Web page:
The Armed Services Board of Contract Appeals’ recent decision in Appeal of Watts Constructors, LLC gave life to a contractor’s claim that the government violated its implied duty of good faith and fair dealing. Under a contract awarded by the U.S. Army Corps of Engineers, Watts Constructors, LLC (“Watts”) was required to complete construction at Fort Carson, Colorado by November 22, 2016. Watts failed to achieve completion by this date, and the parties ultimately agreed to modify the contract to establish December 21, 2017 as the new contract completion date. In doing so, the modification stated that the Government allowed continued performance without waiving its rights, “including the right to assess liquidated damages until contract completion.”
On September 20, 2017, the contracting officer sent Watts a cure notice based on its overall lack of progress and failure to maintain project milestones. On September 30, Watts responded that it would not complete the project until May 25, 2018. On December 20, 2017, the contracting officer notified Watt’s surety that a termination for default appeared imminent. Watts failed to complete the project by December 21, but continued working. During a January meeting, the Government agreed to review a resource-loaded schedule showing how Watts planned to complete construction by May 25. Watts submitted this proposed schedule on January 24.
On January 30, the contracting officer terminated the contractor for default after concluding that Watts’ delay in completion did not arise from unforeseeable causes beyond Watts’ control and without the fault of Watts and its subcontractors. She also rejected the January 24 schedule because she found it was not fully resource loaded, inaccurately listed activities as complete, forecasted durations for tasks that were unrealistic, and failed to provide for the correction of deficiencies.
Watts appealed the termination for default on five grounds, two of which implicate the government’s implied duty of good faith and fair dealing. First, Watts argued that the government breached its duty because the contracting officer abused her discretion and was improperly influenced by the government’s quality assurance representative’s animus toward Watts. Second, Watts alleged that the government breached its duty by over-inspecting Watts’ work.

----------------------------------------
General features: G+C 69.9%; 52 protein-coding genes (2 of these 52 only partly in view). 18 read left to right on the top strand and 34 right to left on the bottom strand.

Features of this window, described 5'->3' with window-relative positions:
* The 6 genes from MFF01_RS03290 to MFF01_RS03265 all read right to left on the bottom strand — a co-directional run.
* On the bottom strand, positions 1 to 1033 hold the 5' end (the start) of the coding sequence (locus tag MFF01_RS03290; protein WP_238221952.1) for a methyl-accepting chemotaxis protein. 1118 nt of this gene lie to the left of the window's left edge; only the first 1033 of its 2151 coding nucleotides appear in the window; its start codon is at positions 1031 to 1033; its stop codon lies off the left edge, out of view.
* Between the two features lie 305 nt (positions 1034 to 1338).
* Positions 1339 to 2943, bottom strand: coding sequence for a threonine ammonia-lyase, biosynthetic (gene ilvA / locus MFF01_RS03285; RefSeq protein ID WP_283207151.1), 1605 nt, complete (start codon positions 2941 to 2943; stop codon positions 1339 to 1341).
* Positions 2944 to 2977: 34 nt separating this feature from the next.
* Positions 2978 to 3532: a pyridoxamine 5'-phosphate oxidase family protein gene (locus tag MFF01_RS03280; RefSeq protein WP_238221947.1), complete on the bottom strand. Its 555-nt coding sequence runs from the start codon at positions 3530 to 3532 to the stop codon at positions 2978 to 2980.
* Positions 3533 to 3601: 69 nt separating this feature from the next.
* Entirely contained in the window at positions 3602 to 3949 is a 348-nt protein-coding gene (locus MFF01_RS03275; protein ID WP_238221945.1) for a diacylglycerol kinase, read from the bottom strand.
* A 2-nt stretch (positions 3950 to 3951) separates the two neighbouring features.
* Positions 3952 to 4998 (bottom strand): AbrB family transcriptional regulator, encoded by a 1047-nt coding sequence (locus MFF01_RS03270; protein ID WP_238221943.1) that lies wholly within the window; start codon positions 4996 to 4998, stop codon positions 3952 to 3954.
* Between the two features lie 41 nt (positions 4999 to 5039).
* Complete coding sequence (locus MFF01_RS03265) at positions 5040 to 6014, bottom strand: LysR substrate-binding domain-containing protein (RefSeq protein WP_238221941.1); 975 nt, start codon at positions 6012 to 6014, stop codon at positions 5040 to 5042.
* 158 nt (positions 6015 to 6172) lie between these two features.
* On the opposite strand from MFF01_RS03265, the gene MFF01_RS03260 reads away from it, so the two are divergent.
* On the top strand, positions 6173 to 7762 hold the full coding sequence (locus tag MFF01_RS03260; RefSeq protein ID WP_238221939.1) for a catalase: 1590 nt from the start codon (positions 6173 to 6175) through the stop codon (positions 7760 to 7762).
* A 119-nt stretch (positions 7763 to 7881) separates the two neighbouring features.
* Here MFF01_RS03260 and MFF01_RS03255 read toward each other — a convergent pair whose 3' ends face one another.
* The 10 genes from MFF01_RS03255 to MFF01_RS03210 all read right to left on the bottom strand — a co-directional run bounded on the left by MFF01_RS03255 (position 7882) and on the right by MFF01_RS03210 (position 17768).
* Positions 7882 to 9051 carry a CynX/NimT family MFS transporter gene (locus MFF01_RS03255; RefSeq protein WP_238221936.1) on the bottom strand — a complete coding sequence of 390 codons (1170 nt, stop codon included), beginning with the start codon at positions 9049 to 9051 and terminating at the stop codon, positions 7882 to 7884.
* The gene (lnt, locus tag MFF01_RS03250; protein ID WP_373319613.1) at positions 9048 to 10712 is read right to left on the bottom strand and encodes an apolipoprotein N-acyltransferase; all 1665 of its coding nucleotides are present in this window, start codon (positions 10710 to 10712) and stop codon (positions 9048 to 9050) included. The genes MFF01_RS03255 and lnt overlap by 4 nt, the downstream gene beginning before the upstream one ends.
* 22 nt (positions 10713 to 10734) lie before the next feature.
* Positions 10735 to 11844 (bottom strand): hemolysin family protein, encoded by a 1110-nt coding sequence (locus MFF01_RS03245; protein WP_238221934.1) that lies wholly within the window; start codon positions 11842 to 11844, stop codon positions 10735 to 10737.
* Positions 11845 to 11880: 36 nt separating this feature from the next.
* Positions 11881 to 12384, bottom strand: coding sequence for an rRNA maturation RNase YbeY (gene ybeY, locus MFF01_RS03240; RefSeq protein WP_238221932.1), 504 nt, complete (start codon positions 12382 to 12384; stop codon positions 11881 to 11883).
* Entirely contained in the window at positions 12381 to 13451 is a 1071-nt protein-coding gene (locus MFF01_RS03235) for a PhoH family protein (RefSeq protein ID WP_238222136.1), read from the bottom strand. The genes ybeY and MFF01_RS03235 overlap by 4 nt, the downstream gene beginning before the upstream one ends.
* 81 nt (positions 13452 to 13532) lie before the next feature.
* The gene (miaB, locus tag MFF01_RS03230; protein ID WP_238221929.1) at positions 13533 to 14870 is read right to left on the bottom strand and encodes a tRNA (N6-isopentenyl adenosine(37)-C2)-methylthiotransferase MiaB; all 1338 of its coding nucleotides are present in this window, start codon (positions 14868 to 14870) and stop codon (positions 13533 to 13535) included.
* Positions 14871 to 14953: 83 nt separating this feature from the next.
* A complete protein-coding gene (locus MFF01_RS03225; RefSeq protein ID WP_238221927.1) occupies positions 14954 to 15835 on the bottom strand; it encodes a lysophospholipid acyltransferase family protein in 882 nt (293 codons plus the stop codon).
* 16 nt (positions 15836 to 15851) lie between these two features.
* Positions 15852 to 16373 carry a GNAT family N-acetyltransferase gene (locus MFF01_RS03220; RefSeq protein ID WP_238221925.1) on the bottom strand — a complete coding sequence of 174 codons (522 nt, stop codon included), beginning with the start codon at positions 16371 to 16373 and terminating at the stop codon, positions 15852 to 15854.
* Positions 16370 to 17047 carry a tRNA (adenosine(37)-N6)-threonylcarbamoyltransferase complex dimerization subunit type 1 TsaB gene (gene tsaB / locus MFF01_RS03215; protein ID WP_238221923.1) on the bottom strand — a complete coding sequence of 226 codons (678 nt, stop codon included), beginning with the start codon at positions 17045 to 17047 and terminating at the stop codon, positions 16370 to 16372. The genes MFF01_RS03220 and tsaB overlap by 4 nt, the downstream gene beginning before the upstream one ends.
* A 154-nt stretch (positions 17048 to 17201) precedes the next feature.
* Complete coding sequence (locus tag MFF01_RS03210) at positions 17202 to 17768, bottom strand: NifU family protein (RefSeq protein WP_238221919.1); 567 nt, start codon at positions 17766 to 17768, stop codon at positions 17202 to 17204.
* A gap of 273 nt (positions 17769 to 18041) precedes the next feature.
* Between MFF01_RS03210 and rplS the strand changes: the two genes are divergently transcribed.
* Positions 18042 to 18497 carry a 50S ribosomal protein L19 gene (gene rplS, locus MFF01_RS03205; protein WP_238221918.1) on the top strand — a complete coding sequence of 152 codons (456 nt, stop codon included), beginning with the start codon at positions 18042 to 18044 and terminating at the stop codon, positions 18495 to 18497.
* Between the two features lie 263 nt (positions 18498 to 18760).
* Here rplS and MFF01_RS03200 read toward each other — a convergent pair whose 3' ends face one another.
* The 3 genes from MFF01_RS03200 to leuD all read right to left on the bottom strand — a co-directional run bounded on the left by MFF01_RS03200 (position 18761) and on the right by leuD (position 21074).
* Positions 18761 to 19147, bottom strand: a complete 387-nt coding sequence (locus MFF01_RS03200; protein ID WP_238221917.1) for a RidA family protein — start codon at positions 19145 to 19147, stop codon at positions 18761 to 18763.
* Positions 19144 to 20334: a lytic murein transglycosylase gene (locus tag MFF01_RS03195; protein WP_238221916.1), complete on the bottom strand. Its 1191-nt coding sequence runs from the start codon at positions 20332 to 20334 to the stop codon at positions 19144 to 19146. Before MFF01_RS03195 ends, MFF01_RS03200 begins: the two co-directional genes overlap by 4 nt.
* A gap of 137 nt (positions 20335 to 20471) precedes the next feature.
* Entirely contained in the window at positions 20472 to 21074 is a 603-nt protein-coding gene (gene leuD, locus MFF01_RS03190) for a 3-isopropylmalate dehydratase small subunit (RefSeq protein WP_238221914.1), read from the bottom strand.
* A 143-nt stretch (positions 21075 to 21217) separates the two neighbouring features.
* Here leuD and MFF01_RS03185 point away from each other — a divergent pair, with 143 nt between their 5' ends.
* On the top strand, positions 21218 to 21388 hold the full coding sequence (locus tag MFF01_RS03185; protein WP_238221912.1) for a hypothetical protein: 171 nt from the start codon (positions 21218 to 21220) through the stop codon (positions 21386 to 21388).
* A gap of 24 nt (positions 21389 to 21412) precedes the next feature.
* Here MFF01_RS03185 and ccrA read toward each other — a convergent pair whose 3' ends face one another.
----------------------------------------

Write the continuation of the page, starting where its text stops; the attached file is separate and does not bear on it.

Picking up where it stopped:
As an initial matter, the Board rejected the Government’s motion to dismiss both claims due to Watts’ failure to submit them to the contracting officer as “claims.” The Board found that an affirmative defense to a termination for default is not a claim that must be submitted to the contracting officer.
Watts’ first good faith and fair dealing allegation was that the Government’s quality assurance representative (“QAR”) made offensive comments about Watts and its employees, excluded Watts from meetings, and refused to allow Watts to document project information in accordance with its preferred practices. Watts claimed that this conduct demonstrated “animus, improper motive, and an intent to harm Watts, reflecting an abuse of discretion in terminating the contract that breached the implied duty of good faith and fair dealing.” The Board rejected this argument and found that there were no allegations that the contracting officer was influenced by the QAR. Although the QAR’s conduct may have been unpleasant, it was not an abuse of discretion by the contracting officer in terminating the contract for default.
However, the Board did find that the QAR’s interference with Watts’ work, over-inspection of waterproofing, lathe and finish work, and slow, repetitive and redundant inspections did indicate a need for more factual development of Watts’ fifth claim, which precluded summary judgment. In addition to the negative comments, Watts presented evidence that the QAR made Watts scrape glue resin without justification, clean out and brush the interior of an electrical box, and paint wires. The QAR even directed the work of subcontractors without Watts’ knowledge and performed multiple inspections of the same work.
The Board observed that ‘“confusing and vacillating’ inspections, ‘multiple inspections to differing standards,’ or ‘arbitrary and capricious’ inspections leading to additional ‘work not required by the contract,’ have established a basis for contractual recovery under a constructive change theory.” Accordingly, the Board determined that Watts presented adequate evidence of “interference, slow, redundant, and multiple inspections” and denied the Government’s motion for summary judgment on Watts’ fifth claim.
An analysis of whether a breach of the implied duty of good faith and fair dealing has occurred often turns on an intensive factual analysis. As the Court of Appeals for the Federal Circuit explained in the seminal Metcalf Constr. Co., Inc. v. U.S. case (in which a team of Bradley lawyers represented the contractor against the Government), “[t]he covenant of good faith and fair dealing ... imposes obligations on both contracting parties that include the duty not to interfere with the other party’s performance and not to act so as to destroy the reasonable expectations of the other party regarding the fruits of the contract.” The Watts Constructors decision demonstrates how important it is to document the day-to-day events that occur over the course of a project that provide evidence of interference or of destruction of reasonable expectations by another party. Here, Watts’ evidence regarding over-inspection was sufficient to form the basis for a breach of the duty of good faith and fair dealing claim against the Government.